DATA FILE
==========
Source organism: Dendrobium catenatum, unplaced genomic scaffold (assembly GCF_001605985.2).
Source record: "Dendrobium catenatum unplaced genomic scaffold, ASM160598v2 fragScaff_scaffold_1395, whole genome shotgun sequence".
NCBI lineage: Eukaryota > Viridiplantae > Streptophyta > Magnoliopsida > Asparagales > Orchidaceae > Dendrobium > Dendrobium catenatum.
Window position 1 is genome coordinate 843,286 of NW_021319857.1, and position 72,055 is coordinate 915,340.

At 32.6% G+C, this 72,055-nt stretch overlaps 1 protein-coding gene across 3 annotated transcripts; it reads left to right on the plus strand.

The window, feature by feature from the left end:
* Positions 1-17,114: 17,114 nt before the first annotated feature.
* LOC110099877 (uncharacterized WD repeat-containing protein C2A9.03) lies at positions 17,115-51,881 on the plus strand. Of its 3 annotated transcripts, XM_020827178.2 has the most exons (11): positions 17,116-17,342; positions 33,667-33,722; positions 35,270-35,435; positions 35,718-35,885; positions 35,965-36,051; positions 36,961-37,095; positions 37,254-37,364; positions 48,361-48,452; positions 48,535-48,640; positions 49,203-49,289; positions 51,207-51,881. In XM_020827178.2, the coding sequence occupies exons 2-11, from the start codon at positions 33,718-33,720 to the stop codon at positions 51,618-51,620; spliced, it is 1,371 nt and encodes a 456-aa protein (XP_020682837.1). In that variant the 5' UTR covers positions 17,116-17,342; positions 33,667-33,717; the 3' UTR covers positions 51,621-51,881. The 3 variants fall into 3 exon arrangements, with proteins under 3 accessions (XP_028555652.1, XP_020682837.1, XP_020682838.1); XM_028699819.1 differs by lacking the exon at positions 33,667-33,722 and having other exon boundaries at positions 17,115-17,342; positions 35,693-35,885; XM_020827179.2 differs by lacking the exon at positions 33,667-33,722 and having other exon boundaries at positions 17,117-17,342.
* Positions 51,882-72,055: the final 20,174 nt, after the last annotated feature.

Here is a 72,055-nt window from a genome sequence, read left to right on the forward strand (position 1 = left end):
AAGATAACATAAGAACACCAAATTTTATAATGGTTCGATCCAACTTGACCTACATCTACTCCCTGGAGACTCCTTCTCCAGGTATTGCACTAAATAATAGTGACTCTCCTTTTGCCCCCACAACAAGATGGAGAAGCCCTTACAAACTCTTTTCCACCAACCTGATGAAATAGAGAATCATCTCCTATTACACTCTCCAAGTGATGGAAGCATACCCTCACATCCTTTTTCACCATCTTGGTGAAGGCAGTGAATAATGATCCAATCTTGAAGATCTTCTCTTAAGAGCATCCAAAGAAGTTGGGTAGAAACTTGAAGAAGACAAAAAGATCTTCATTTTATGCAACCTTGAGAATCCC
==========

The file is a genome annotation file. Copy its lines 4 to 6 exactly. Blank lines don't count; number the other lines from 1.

Window position 1 is genome coordinate 843,286 of NW_021319857.1, and position 72,055 is coordinate 915,340.

At 32.6% G+C, this 72,055-nt stretch overlaps 1 protein-coding gene across 3 annotated transcripts; it reads left to right on the plus strand.

The window, feature by feature from the left end: